What Video Games Have to Teach Us

I came across What Video Games Have to Teach Us About Learning and Literacy by James Paul Gee and decided to give it a read.
Straight off the bat, Gee informs us that while he has academic credentials (primarily as a reformed linguist) he has only discovered video games in the past few years. This sets the tone for the book: this is not to be a dry tome full of footnotes and theories, but rather a journal of one man’s experiences with video games.
Only it isn’t just a journal. The more interesting bits are where Gee presents us with his experiences playing games like Pikmin and Half-Life, and though he doesn’t make many sophisticated observations about gameplay he does have an interesting perspective to share.

Gee then muddles things up a bit by trying to tie in a number of “learning principles” with his observations. To pick one of his principles at random, here’s #24, the Incremental Principle:

Learning situations are ordered in the early stages so that earlier cases lead to generalizations that are fruitful for later cases. When learners face more complex cases later, the learning space (the number and type of guesses the learner can make) is constrained by the sorts of fruitful patterns or generalizations the learner has found earlier.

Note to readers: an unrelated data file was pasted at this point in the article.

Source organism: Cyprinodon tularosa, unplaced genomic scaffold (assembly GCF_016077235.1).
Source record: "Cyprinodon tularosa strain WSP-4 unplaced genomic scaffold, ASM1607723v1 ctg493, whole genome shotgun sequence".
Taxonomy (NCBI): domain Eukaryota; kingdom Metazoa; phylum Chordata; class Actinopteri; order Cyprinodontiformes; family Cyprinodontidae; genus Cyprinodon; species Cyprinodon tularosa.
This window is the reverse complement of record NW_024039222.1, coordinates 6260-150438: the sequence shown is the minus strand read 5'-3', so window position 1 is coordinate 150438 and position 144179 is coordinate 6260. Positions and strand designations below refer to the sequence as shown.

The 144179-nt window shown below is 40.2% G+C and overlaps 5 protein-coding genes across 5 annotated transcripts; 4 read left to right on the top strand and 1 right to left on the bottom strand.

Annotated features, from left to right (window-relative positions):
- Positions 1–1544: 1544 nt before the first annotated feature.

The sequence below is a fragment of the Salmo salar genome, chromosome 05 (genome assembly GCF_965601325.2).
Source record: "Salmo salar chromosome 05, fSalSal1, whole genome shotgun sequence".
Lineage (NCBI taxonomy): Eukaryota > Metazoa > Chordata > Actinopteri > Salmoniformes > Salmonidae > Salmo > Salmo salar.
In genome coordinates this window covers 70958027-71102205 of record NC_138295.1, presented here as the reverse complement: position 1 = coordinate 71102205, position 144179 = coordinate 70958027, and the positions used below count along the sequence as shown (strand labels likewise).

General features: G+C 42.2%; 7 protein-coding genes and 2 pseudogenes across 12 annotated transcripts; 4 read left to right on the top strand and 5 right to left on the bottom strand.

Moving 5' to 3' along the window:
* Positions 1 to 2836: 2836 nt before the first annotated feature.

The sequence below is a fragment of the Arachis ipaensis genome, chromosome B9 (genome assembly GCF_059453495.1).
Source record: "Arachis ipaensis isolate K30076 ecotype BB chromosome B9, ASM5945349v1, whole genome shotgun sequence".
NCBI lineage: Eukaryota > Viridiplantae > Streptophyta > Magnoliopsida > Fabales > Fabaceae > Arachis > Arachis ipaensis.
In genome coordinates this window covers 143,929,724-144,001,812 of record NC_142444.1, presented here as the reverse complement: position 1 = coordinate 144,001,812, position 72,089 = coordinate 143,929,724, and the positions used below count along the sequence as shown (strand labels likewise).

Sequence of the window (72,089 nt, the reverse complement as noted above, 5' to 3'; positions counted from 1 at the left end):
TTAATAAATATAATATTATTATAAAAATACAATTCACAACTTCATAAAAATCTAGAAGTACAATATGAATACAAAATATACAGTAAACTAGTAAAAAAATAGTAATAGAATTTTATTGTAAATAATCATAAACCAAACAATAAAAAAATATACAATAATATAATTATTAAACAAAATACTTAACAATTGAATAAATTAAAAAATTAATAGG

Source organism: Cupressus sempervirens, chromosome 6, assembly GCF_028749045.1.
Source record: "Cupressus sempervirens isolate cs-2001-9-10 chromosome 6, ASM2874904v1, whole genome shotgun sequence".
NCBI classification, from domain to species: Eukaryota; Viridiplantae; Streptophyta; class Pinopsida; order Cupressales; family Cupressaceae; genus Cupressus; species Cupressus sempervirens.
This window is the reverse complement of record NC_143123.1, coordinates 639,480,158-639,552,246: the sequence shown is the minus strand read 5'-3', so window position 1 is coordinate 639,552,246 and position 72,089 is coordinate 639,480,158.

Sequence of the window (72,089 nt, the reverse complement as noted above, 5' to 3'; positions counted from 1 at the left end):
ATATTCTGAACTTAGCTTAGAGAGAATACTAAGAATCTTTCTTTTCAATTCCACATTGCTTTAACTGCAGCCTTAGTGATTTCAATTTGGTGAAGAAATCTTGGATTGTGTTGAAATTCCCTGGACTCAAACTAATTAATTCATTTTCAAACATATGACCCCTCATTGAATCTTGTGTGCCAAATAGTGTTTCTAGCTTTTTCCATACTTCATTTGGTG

There are 36 principles in all, and each one is packed with highly loaded terms and concepts. On the surface it certainly looks convincing, but to really explain these principles in meaningful detail would take far more than the 205 pages Gee offers here.
Perhaps the strangest element of this book are the scattered references to phenomenology and intentionalism (all mental phenomenon must have an object). It isn’t surprising that Gee leans towards this kind of philosophy, what with a background in modern linguistics, but it is hard to figure out the place these concepts have amidst the other elements of the book.
The end result of all this — a first person account, some didactic principles, and a one hundred year old philosophy — is pretty much a muddle. Gee is keen on video games, which isn’t much of a surprise, given the financial power and media attention the industry has gotten in the past few years. But what video games should really teach us is to not be so awe-struck that we forget to examine things in detail.

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One Response to “What Video Games Have to Teach Us”
  1. John says:

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